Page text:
Ishimoto Yasuhiro (1921-2012), who studied the philosophy and methodology of modern photography at the Institute of Design (also know as the New Bauhaus) in Chicago after World War II, is a photographer who grew up in Kochi and whose composition of the picture plane and rigorous attention to form rooted in Modern Design thinking won him renown both in Japan and abroad. After graduating from the Institute of Design, he returned to Japan and, in 1953, photographed the Katsura Imperial Villa (Katsura Detached Palace), producing photographs acclaimed for the way in which they revealed the inherent modernity of Japanese architecture. Throughout his subsequent career, he became widely known as an architectural photographer, photographing architecture in Japan and abroad.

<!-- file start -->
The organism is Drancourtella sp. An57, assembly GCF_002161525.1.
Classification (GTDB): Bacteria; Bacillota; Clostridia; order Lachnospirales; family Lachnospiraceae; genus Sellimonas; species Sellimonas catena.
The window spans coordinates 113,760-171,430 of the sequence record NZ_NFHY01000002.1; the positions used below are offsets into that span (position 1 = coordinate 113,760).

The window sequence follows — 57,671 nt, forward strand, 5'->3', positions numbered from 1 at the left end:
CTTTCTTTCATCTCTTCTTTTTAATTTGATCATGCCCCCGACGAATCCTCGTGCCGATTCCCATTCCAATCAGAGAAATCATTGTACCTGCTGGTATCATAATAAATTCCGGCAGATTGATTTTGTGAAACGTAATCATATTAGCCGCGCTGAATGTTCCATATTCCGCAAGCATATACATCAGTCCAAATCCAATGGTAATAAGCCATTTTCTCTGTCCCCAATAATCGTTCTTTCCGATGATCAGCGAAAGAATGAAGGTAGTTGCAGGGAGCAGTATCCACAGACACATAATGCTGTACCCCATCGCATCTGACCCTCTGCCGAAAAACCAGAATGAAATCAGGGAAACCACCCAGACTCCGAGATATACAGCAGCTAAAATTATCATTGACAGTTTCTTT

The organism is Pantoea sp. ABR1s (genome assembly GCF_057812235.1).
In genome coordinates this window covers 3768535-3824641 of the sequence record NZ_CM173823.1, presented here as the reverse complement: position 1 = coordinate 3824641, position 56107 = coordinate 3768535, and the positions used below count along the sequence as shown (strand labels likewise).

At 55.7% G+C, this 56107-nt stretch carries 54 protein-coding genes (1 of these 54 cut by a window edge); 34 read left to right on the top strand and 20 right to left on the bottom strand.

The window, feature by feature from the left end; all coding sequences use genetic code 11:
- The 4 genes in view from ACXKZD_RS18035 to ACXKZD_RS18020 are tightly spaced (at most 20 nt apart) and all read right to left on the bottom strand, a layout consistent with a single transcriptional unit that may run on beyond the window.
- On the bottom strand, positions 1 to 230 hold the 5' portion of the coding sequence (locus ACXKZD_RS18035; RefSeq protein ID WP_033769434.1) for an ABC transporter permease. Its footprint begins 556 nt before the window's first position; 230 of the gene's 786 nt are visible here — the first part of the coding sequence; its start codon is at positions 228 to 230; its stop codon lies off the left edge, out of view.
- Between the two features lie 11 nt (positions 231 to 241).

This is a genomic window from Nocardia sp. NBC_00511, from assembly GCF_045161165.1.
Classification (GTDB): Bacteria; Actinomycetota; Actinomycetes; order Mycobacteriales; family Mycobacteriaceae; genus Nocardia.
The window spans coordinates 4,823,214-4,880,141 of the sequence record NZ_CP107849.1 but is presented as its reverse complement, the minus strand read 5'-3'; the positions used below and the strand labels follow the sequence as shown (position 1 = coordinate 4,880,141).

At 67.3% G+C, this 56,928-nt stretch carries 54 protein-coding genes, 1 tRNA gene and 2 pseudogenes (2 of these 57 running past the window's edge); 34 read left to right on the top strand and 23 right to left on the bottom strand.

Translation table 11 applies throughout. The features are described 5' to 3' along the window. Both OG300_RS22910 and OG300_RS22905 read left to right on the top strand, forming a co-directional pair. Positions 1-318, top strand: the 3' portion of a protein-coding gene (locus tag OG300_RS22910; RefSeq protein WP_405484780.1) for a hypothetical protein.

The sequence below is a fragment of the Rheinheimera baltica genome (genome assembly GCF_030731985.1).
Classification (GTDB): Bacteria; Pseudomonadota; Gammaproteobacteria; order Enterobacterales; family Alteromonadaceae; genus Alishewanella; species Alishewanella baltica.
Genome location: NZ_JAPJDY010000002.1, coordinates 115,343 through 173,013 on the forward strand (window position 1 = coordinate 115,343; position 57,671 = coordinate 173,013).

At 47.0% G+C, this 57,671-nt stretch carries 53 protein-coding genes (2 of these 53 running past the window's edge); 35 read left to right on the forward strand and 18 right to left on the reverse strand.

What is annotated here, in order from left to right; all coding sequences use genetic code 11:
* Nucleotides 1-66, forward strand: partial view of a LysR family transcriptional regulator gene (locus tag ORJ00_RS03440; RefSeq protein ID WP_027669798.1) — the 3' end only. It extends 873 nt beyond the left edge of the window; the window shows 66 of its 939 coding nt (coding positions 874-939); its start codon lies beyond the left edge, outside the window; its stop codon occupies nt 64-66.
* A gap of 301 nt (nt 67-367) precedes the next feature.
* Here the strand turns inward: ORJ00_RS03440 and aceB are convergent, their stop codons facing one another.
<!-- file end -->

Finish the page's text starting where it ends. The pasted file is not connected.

Throughout his career as a photographer, Ishimoto produced a vast number of works with architecture as his chosen subject. They include the Chicago street scenes he took during his student days, Tokyo street scenes after he shifted is base there, his photobooks of the Katsura Imperial Villa and Ise Shrine, and the works commissioned by the architectural magazines SD and Shinkenchiku (New Architecture). Ishimoto is also known for his many photographs of structures designed by such leading Japanese architects as Tange Kenzo, Kikutake Kiyonori, Isozaki Arata, and Naito Hiroshi.
This exhibition, which is focused on prints, introduces photographs of buildings designed by Isozaki Arata and Naito Hiroshi, two architects with whom Ishimoto had particularly close ties. These structures, the creations of those architects, are grasped from Ishimoto’s distinctive perspective in images composed as balanced picture planes and printed by the photographer himself in his chosen tones of light and shadow, giving a clear sense of the philosophy that Ishimoto expressed throughout his work.